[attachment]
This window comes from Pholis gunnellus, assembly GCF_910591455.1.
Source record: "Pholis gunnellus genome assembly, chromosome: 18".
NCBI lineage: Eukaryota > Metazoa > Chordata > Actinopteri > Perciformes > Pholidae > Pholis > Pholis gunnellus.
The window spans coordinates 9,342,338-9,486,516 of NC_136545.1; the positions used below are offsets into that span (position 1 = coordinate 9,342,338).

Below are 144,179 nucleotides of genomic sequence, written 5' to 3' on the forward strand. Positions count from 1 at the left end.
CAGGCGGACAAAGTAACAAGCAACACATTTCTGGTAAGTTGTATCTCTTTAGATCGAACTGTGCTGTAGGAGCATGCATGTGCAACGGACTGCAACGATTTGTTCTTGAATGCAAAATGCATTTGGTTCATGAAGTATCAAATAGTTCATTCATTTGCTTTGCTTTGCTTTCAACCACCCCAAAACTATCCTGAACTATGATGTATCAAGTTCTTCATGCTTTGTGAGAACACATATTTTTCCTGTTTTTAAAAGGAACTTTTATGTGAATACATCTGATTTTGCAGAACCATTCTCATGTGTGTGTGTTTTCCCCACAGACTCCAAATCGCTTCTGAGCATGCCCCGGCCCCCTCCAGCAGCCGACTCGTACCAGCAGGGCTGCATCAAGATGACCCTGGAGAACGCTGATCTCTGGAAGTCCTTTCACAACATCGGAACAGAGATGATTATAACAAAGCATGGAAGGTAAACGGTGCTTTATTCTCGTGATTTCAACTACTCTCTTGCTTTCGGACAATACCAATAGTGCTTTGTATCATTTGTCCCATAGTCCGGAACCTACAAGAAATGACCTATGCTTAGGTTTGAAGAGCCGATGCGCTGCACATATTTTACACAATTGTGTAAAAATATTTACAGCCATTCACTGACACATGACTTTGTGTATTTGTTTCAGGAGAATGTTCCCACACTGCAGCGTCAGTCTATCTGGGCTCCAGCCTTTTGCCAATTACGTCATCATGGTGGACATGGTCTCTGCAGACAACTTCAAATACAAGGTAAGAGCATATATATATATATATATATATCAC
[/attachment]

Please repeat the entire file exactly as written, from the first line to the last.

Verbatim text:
This window comes from Pholis gunnellus, assembly GCF_910591455.1.
Source record: "Pholis gunnellus genome assembly, chromosome: 18".
NCBI lineage: Eukaryota > Metazoa > Chordata > Actinopteri > Perciformes > Pholidae > Pholis > Pholis gunnellus.
The window spans coordinates 9,342,338-9,486,516 of NC_136545.1; the positions used below are offsets into that span (position 1 = coordinate 9,342,338).

Below are 144,179 nucleotides of genomic sequence, written 5' to 3' on the forward strand. Positions count from 1 at the left end.
CAGGCGGACAAAGTAACAAGCAACACATTTCTGGTAAGTTGTATCTCTTTAGATCGAACTGTGCTGTAGGAGCATGCATGTGCAACGGACTGCAACGATTTGTTCTTGAATGCAAAATGCATTTGGTTCATGAAGTATCAAATAGTTCATTCATTTGCTTTGCTTTGCTTTCAACCACCCCAAAACTATCCTGAACTATGATGTATCAAGTTCTTCATGCTTTGTGAGAACACATATTTTTCCTGTTTTTAAAAGGAACTTTTATGTGAATACATCTGATTTTGCAGAACCATTCTCATGTGTGTGTGTTTTCCCCACAGACTCCAAATCGCTTCTGAGCATGCCCCGGCCCCCTCCAGCAGCCGACTCGTACCAGCAGGGCTGCATCAAGATGACCCTGGAGAACGCTGATCTCTGGAAGTCCTTTCACAACATCGGAACAGAGATGATTATAACAAAGCATGGAAGGTAAACGGTGCTTTATTCTCGTGATTTCAACTACTCTCTTGCTTTCGGACAATACCAATAGTGCTTTGTATCATTTGTCCCATAGTCCGGAACCTACAAGAAATGACCTATGCTTAGGTTTGAAGAGCCGATGCGCTGCACATATTTTACACAATTGTGTAAAAATATTTACAGCCATTCACTGACACATGACTTTGTGTATTTGTTTCAGGAGAATGTTCCCACACTGCAGCGTCAGTCTATCTGGGCTCCAGCCTTTTGCCAATTACGTCATCATGGTGGACATGGTCTCTGCAGACAACTTCAAATACAAGGTAAGAGCATATATATATATATATATATATCAC